The magic of our evening at Antrim 1844 started miles before we arrived at the gracious brick mansion in Taneytown. As we passed farms and meadows on a country road, our moods changed. Stress seemed to slip away. We were on a dining adventure.
Dorothy and Richard Mollett have turned the 23-acre former plantation in Carroll County into a country inn with 15 guest rooms and a restaurant serving an elaborate, five-course dinner nightly. There were a few uneven moments during our evening at Antrim, but they did not stand out -- not even at $55 a person.
We were told to arrive at 6: 30 p.m. for the hors d'oeuvre hour, before being seated for dinner at 7: 30 p.m. We wandered through the inn, and trays of skewered lamb, tiny crab cakes, bacon-wrapped scallops and other morsels somehow found us.
Sipping drinks and nibbling food, we admired parlors filled with antiques and strolled along gravel paths through the formal gardens.
Where guests are seated for dinner depends on the time of year and how many are dining that evening.
The setting might be the formal dining room with its crystal chandelier, or the veranda with wicker tables overlooking the gardens. On this night, we were led to the smokehouse, a series of three rooms with brick walls and floors, and a sunken, historic feel.
Once the summer kitchen and smokehouse for the plantation, the rooms were cool yet cozy. There were plump, high-back chairs in plaid, and paintings of Civil War generals on the walls. Gen. George Meade, who monitored troop movements at Gettysburg from the widow's walk upstairs, looked down upon our table.
The staff moved silently, often anticipating our needs. First they brought us a chilled peach soup -- sweet, but not as cloying as one might expect. Corn chowder was sublime, a thin, buttery broth with plump, sweet corn and lumps of crab.
A grilled vegetable and goat cheese terrine was served chilled on a coulis of yellow tomatoes. Layered with chopped tomatoes, eggplant and mushrooms, it had a mild, tangy taste.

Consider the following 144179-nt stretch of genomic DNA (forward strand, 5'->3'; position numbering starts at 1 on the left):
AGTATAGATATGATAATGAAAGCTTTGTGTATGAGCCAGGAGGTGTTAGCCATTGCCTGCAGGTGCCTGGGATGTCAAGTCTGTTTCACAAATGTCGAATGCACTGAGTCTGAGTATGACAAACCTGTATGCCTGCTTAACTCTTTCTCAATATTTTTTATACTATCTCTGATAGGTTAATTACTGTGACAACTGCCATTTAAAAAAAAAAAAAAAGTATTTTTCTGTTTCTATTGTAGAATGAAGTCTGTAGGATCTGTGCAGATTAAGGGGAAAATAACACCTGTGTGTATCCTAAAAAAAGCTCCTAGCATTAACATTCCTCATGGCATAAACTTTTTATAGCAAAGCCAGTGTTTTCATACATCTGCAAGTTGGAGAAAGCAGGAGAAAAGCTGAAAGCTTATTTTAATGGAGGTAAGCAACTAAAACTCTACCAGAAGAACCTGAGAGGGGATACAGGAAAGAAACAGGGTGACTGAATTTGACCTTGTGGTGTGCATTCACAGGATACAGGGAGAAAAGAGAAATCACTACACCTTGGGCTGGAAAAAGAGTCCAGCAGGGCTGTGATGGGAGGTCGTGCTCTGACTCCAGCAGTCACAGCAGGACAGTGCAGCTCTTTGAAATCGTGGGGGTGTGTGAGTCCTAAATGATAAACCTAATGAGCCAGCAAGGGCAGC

Salad choices were arugula or mesclun lettuce. The latter was better, with tiny cubes of cantaloupe and prosciutto tossed in a kiwi-lime vinaigrette. All the flavors, from bitter to sweet to smoky, were perfectly matched.
The arugula salad, on the other hand, needed a stronger dressing. With bits of cucumber and bulgur wheat, it tasted like thinned-down tabbouleh on sharp greens.
Of the four dinner selections, the house-smoked filet of Angus beef tenderloin was the most exquisite, the best beef of recent memory. Crusty black on the outside, rare and meltingly tender inside, it was full of smoky flavor. It came with a dried-cherry sauce and roasted new potatoes.
Roasted pork tenderloin, brushed with a hoisin glaze, also was lovely and tender, matched with a creamy tropical risotto. Grilled salmon was just slightly overdone. It was nestled on top of a cold, wild-rice salad, and encircled by lemony vinaigrette.
Least impressive was the skinless, tequila-grilled spring chicken. The piece I tried was a bit dry, though it was laced with a nice lime-marinade flavor. There was ancho chili butter to spread on top.
Dessert arrived on a large plate for two. Our favorites were rich cherry ice cream with nuggets of chocolate, and a crisp, lace tower filled with chocolate whipped cream and fresh strawberries.
A creme brulee looked gray and tasted like burnt sugar, a lemony cheesecake was over-salted, and a moist chocolate torte was bitter. If we had ordered any of them individually, we would have been disappointed.
We left after coffee, but we could have finished with a port, a cigar, and a walk on the grounds after dinner -- just like antebellum gentry.
Antrim 1844 Country Inn
Where: 30 Trevanion Road, Taneytown
Hours: Open daily for dinner
Prices: Five-course prix-fixe, $55; major credit cards
Call: 410-876-0237 or 800-858-1844
Pub Date: 7/20/97